Jordan’s execution of 15 men as dawn broke on March 4 in Swaqa prison, south of Amman, has raised questions and concerns among death penalty supporters and opponents alike.
The executions — the first in more than two years — were unprecedented in Jordan’s history both in scale and in speed: Five of the hanged men had only lost their appeals one month earlier. Dubbed the “Irbid terror cell” by local media, the suspected Islamic State (IS) militants had been arrested during a shootout with police in Irbid in March 2016 and were sentenced to death in the final days of December.
The executions appeared to target the new generation of jihadis: Of the 10 men hanged for terror offenses, eight had been convicted during the last year for crimes ranging from the killing of intelligence officers to the shooting of journalist Nahed Hattar.
Member of parliament Saleh al-Armouti, the former head of the Jordan Bar Association, expressed concern over the judicial process. “I support the death penalty, but only when there is a fair trial. … Even Interpol does not recognize this court,” he said, referring to the State Security Court.
Speaking to Al-Monitor, Armouti said the speed of the trials and the hangings were also troubling. “The executions were carried out very quickly, and there is no justification for this. … These sentences were the swiftest judgements ever made, and they were the most recent cases,” he said, noting that other death row inmates have been waiting more than 20 years to be executed. “There is no justification for how they chose.”
Attorney General Ziad Dmour said the executions were a signal “to anyone trying to tamper with Jordan’s security,” while government spokesman Mohammad al-Momani warned, “Anyone who dares to engage in terrorist activities against Jordan will face the same destiny.”
Analyst and journalist Yousef al-Bustanji told Al-Monitor that while the executions sent “a very clear message” that any attempt to undermine Jordanian security would face a swift response, the hangings also renewed public confidence in Jordan’s ability to tackle terrorism.
Jordan has been largely insulated from the uprisings and civil wars that have swept through its neighbors in recent years, but the kingdom has suffered a spike in Islamist attacks over the last year.
“Everybody knows that Jordan is in the middle of a war zone and in an extraordinary situation,” said Bustanji. “The executions aimed to calm people’s fears.”
But Armouti suggested that a more cynical message was addressed outside the kingdom, specifically to Washington.
“The government decided to do the executions so it can be said that the government is fighting terrorism. Whoever is fighting terrorism will receive aid,” Armouti said, noting that US President Donald Trump had pledged to work with Jordan to fight terrorism.
Jordan received $1.6 billion in US funds during the final year of President Barack Obama’s administration and is hoping to continue the flow of assistance from the new White House, despite Trump’s pledges to cut spending on foreign aid.
Internally, the Jordanian government sought to rally public support for the hangings by carefully selecting the other five men who were hanged along with the 10 terrorists. They were convicted for rape and murder, according to lawyer and death penalty expert Iyad al-Qaisi.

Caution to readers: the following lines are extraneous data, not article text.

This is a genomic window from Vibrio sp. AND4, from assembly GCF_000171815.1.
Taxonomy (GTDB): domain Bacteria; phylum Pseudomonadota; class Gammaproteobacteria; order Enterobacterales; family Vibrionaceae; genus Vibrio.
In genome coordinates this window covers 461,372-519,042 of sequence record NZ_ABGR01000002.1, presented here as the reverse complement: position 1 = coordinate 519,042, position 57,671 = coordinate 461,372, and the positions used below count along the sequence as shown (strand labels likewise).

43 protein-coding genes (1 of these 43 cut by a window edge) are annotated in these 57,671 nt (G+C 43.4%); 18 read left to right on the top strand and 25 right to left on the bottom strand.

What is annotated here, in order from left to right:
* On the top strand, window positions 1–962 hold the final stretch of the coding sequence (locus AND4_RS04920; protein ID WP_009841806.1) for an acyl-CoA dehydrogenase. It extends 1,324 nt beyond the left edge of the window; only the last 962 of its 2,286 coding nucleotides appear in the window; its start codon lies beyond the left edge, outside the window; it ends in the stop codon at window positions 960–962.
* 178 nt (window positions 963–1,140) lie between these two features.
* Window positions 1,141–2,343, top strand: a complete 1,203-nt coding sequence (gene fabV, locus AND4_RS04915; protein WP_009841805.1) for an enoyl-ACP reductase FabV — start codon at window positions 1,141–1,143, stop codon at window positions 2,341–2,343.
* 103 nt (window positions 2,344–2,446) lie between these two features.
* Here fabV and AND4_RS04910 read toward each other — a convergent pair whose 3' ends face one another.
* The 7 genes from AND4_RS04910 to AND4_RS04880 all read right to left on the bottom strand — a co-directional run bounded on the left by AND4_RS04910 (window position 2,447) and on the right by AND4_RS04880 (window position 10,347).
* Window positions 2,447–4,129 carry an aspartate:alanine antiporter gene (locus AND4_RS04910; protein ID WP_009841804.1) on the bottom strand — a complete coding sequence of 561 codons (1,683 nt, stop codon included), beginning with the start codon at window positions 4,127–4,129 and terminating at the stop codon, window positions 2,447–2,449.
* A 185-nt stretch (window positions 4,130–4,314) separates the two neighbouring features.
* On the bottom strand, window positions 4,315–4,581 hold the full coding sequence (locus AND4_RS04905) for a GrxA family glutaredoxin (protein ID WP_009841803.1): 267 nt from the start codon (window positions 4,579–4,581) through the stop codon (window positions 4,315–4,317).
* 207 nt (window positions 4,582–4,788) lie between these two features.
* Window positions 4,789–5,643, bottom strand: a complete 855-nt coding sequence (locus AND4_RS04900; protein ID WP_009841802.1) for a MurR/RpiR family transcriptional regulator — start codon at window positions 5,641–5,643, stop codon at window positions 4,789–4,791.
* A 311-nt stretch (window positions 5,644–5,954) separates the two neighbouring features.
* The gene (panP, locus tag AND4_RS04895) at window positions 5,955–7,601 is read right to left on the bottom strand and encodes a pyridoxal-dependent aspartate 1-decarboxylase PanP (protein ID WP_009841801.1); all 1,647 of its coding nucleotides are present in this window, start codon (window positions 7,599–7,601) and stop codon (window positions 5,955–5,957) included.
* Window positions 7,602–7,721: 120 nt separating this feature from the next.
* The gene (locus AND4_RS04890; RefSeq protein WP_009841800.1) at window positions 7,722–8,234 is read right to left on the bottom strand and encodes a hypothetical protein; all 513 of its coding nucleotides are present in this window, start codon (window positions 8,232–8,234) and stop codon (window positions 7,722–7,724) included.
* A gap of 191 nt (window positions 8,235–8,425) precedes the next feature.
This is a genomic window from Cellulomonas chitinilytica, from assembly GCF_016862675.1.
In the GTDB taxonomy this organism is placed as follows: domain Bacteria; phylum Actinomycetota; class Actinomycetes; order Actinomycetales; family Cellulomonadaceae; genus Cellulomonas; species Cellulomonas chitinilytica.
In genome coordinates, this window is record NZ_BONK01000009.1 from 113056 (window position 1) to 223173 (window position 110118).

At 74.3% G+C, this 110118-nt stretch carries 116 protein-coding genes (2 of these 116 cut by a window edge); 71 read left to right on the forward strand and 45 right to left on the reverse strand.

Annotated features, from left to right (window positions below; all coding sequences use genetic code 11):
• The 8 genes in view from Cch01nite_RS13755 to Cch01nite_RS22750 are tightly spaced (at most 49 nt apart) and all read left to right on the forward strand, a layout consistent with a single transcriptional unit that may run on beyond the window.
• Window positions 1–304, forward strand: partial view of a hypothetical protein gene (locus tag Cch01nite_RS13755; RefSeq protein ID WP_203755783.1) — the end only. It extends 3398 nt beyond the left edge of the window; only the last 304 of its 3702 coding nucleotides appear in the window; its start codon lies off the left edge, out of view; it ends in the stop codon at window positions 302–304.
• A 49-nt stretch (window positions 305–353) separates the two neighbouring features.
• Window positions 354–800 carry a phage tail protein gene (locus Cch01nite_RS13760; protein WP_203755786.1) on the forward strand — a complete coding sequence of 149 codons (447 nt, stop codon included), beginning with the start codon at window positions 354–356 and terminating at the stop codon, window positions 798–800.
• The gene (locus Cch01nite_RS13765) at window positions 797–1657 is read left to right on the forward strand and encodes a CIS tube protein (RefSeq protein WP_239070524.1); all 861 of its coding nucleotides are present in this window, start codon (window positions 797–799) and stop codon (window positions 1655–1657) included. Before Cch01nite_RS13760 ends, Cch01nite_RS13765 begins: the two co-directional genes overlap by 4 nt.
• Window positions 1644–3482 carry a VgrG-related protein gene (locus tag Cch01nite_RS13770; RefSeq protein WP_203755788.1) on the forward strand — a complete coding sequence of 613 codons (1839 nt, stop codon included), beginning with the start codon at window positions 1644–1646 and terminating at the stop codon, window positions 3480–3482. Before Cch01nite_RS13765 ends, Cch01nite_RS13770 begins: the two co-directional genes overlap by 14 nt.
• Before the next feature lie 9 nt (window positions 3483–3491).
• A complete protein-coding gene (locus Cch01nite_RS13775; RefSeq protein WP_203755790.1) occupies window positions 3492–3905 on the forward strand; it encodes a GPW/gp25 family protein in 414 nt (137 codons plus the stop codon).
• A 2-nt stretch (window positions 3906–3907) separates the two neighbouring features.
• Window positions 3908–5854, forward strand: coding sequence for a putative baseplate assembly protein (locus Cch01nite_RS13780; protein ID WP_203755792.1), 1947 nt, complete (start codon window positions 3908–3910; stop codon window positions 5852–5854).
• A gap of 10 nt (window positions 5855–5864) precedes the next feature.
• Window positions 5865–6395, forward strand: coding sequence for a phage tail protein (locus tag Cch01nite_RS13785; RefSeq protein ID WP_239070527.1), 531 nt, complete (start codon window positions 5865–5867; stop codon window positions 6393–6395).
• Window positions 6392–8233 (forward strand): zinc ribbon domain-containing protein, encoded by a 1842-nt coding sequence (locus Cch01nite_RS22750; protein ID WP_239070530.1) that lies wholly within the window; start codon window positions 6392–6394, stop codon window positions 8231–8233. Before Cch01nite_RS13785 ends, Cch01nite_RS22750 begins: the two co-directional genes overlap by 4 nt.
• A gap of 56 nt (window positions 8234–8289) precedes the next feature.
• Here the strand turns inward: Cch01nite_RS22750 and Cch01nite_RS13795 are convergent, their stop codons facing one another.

Each had been convicted of particularly grisly crimes that had captured the public’s attention; they, too, were relatively recent arrivals to death row.
The high profiles of their cases, which are still fresh in the public’s mind, decided the men's fate on March 4: They were populist choices, said Qaisi, a consultant for the Cornell Center on the Death Penalty Worldwide.
Among those executed was a carpenter convicted of raping and impregnating his teenage daughter; she died when he performed an improvised abortion on her using a blade, a needle and thread. Also executed was Mohammad Khazaleh, convicted of stabbing to death Nour al-Awadat in a bus station in Zarqa. Photos of Awadat, a university student of Sharia, accompanied local media reports of the executions.
Sensationalist media reporting of the crimes was a factor in the prisoners’ swift executions, and it had also influenced their trials, said Qaisi. Meanwhile, Amnesty International warned that the use of torture in Jordan made the executions “especially problematic.”
According to court papers seen by Al-Monitor, Khazaleh’s conviction for the murder of Awadat was largely based on a confession that was inconsistent with the crime scene report; there were no witnesses. In court, Khazaleh retracted his confession, testifying that it was extracted by torture.
Jordan’s reinstatement of the death penalty in December 2014 after an eight-year de facto moratorium was presented as a response to public demand, but for Qaisi, the scale of the public’s appetite for executions has been overstated.
After the moratorium was broken, the families of the remaining death row inmates rushed to reconcile with the victims’ relatives; as settlements were reached, dozens of prisoners were granted reprieves, in line with Jordanian law, Qaisi said.
Meanwhile, moves toward reconciliations have already begun in response to the March 4 executions, he said, citing the willingness of victims’ families to negotiate such settlements as evidence that the Jordanian public is ready to accept alternatives to the death penalty.
But even for staunch supporters of capital punishment like Armouti, the circumstances of the March 4 executions were disturbing. Hanging can be a bloody procedure, Armouti said, and the March 4 schedule did not even leave time to clean the death chamber between executions. “Human beings have dignity. To execute them in the same place, on the same day, it was a violation of human dignity. … They shouldn’t have done that.”